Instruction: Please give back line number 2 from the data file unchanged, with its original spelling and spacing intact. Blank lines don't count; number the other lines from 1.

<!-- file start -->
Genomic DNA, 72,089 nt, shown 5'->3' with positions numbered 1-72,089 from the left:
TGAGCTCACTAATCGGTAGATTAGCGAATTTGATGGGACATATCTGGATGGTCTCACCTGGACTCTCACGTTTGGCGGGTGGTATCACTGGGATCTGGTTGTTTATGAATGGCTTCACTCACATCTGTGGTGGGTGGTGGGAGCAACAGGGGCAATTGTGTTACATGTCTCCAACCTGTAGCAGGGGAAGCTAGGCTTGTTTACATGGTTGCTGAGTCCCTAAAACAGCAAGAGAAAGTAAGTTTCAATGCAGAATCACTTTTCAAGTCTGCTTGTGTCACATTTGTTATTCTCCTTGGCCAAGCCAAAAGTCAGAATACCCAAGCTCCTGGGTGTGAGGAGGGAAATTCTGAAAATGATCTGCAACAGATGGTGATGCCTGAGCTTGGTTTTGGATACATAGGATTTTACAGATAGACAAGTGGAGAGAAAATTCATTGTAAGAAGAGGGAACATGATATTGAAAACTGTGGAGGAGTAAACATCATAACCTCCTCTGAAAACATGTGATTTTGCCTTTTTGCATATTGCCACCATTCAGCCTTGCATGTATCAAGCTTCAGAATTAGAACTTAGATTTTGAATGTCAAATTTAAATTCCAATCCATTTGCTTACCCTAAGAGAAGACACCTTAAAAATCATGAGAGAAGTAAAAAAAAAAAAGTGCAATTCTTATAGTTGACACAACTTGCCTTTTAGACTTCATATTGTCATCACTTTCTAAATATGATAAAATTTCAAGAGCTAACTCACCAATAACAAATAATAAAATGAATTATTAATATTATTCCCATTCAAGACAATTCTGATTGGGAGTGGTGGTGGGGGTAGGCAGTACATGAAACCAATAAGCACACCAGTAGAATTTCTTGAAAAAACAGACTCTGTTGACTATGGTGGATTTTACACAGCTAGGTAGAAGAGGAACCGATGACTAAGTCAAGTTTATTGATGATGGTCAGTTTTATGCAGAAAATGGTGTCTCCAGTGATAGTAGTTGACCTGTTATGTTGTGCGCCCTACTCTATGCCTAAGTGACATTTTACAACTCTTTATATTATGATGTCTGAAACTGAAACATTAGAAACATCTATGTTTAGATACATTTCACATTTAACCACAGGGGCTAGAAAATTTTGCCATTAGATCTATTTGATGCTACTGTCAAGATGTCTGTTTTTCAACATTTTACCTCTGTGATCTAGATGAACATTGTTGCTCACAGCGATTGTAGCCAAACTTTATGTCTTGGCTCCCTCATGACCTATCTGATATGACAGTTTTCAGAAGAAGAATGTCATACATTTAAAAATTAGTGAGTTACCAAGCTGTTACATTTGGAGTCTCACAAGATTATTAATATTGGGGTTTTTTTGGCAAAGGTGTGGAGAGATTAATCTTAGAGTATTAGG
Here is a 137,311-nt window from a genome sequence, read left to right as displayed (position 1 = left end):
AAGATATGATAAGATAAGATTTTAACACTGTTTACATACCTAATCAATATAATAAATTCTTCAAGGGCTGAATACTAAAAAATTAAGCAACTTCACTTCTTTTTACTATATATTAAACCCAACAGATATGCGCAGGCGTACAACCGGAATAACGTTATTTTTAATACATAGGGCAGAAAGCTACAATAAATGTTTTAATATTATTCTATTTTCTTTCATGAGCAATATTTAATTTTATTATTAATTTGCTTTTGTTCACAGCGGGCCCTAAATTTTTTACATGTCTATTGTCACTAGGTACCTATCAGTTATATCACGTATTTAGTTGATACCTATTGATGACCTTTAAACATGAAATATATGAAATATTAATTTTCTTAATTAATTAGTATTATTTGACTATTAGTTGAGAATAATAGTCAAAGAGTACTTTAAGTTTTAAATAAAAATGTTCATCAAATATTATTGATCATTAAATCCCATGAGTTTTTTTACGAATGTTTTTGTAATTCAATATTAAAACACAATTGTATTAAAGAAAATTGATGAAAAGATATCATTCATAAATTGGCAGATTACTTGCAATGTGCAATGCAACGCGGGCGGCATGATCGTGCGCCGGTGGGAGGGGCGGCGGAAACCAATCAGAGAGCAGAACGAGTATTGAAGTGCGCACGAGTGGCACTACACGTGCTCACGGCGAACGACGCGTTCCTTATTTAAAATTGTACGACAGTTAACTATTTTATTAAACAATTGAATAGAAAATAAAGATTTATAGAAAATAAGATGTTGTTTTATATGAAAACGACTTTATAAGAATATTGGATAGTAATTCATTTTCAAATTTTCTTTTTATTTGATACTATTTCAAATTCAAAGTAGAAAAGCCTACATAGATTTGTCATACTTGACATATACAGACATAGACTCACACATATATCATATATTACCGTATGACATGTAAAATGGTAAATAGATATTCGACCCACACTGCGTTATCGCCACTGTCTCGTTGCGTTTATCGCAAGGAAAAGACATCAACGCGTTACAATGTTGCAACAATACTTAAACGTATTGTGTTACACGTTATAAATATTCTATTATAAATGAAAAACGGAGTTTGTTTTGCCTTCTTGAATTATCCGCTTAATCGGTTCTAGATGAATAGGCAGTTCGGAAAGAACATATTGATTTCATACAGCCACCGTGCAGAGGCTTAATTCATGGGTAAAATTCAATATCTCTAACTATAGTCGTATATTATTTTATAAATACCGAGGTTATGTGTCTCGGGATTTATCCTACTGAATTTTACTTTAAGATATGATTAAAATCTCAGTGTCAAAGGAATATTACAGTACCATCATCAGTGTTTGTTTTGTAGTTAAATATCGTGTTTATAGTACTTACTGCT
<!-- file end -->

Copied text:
TGAGCTCACTAATCGGTAGATTAGCGAATTTGATGGGACATATCTGGATGGTCTCACCTGGACTCTCACGTTTGGCGGGTGGTATCACTGGGATCTGGTTGTTTATGAATGGCTTCACTCACATCTGTGGTGGGTGGTGGGAGCAACAGGGGCAATTGTGTTACATGTCTCCAACCTGTAGCAGGGGAAGCTAGGCTTGTTTACATGGTTGCTGAGTCCCTAAAACAGCAAGAGAAAGTAAGTTTCAATGCAGAATCACTTTTCAAGTCTGCTTGTGTCACATTTGTTATTCTCCTTGGCCAAGCCAAAAGTCAGAATACCCAAGCTCCTGGGTGTGAGGAGGGAAATTCTGAAAATGATCTGCAACAGATGGTGATGCCTGAGCTTGGTTTTGGATACATAGGATTTTACAGATAGACAAGTGGAGAGAAAATTCATTGTAAGAAGAGGGAACATGATATTGAAAACTGTGGAGGAGTAAACATCATAACCTCCTCTGAAAACATGTGATTTTGCCTTTTTGCATATTGCCACCATTCAGCCTTGCATGTATCAAGCTTCAGAATTAGAACTTAGATTTTGAATGTCAAATTTAAATTCCAATCCATTTGCTTACCCTAAGAGAAGACACCTTAAAAATCATGAGAGAAGTAAAAAAAAAAAAGTGCAATTCTTATAGTTGACACAACTTGCCTTTTAGACTTCATATTGTCATCACTTTCTAAATATGATAAAATTTCAAGAGCTAACTCACCAATAACAAATAATAAAATGAATTATTAATATTATTCCCATTCAAGACAATTCTGATTGGGAGTGGTGGTGGGGGTAGGCAGTACATGAAACCAATAAGCACACCAGTAGAATTTCTTGAAAAAACAGACTCTGTTGACTATGGTGGATTTTACACAGCTAGGTAGAAGAGGAACCGATGACTAAGTCAAGTTTATTGATGATGGTCAGTTTTATGCAGAAAATGGTGTCTCCAGTGATAGTAGTTGACCTGTTATGTTGTGCGCCCTACTCTATGCCTAAGTGACATTTTACAACTCTTTATATTATGATGTCTGAAACTGAAACATTAGAAACATCTATGTTTAGATACATTTCACATTTAACCACAGGGGCTAGAAAATTTTGCCATTAGATCTATTTGATGCTACTGTCAAGATGTCTGTTTTTCAACATTTTACCTCTGTGATCTAGATGAACATTGTTGCTCACAGCGATTGTAGCCAAACTTTATGTCTTGGCTCCCTCATGACCTATCTGATATGACAGTTTTCAGAAGAAGAATGTCATACATTTAAAAATTAGTGAGTTACCAAGCTGTTACATTTGGAGTCTCACAAGATTATTAATATTGGGGTTTTTTTGGCAAAGGTGTGGAGAGATTAATCTTAGAGTATTAGG